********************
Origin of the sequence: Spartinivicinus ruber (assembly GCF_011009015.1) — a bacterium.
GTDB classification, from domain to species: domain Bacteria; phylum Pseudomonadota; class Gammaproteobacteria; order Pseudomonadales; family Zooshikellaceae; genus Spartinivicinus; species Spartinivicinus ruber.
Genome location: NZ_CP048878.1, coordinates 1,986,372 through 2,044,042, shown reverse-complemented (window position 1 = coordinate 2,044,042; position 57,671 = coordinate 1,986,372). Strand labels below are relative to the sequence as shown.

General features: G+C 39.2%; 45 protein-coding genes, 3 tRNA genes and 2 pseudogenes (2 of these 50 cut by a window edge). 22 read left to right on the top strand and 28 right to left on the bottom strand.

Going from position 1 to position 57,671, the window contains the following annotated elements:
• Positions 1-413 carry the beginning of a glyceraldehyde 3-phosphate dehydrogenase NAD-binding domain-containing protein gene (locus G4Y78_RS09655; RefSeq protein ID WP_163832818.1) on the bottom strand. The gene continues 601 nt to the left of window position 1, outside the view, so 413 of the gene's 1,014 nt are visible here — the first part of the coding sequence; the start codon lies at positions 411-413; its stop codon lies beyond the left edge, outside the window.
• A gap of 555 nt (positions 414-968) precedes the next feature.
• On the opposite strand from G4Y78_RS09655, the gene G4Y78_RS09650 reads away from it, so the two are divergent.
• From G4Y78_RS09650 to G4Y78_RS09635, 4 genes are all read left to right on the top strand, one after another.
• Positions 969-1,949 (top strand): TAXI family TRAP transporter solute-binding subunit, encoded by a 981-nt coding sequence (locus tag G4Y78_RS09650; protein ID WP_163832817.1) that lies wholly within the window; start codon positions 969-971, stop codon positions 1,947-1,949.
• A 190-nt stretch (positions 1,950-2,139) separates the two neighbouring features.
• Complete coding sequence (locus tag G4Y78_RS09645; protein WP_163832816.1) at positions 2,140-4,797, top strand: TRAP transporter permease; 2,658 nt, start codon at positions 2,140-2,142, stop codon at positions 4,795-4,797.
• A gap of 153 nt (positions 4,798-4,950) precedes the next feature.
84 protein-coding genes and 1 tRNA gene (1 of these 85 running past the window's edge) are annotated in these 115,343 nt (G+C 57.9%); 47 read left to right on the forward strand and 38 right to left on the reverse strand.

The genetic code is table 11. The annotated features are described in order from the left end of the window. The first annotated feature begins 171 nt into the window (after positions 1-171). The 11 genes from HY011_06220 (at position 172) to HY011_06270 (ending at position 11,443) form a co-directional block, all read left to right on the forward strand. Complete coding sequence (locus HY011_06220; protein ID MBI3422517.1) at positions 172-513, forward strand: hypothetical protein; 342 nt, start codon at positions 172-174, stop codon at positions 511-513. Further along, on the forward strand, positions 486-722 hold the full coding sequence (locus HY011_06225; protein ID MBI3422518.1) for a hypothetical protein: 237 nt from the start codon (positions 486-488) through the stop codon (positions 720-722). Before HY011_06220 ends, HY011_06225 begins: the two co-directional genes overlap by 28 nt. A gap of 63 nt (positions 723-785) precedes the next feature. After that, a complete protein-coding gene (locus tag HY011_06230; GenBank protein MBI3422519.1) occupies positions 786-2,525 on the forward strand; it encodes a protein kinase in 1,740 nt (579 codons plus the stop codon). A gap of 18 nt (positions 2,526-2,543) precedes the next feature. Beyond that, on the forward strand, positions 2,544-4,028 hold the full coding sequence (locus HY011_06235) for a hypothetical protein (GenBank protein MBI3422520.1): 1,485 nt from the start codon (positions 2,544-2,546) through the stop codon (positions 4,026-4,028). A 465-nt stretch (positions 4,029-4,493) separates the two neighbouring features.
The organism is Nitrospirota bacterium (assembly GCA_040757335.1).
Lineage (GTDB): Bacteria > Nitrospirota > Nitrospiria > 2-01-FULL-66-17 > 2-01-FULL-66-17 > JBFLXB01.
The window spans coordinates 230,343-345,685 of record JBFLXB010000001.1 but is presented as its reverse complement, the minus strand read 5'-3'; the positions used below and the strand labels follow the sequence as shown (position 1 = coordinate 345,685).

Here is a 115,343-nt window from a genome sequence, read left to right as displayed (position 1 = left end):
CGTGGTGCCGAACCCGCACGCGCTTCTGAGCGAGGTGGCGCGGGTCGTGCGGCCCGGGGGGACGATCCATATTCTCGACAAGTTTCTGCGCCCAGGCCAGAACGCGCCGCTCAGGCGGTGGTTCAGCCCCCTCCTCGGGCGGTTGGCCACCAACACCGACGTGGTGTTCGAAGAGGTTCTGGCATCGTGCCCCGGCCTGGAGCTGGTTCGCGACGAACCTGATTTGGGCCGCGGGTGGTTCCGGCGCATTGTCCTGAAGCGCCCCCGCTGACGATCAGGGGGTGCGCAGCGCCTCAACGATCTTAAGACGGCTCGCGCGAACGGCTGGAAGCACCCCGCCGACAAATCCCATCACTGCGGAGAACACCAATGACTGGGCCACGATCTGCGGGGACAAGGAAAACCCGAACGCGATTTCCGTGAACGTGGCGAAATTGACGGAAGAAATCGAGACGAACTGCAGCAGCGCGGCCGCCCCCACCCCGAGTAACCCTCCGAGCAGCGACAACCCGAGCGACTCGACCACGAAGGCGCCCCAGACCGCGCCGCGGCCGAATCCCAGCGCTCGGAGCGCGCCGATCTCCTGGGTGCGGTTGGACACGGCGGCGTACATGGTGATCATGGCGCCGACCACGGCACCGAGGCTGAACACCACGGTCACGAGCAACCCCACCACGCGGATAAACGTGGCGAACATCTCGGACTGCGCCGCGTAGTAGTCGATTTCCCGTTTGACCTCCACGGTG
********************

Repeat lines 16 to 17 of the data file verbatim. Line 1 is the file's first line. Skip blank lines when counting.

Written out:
The organism is Nitrospirota bacterium (assembly GCA_040757335.1).
Lineage (GTDB): Bacteria > Nitrospirota > Nitrospiria > 2-01-FULL-66-17 > 2-01-FULL-66-17 > JBFLXB01.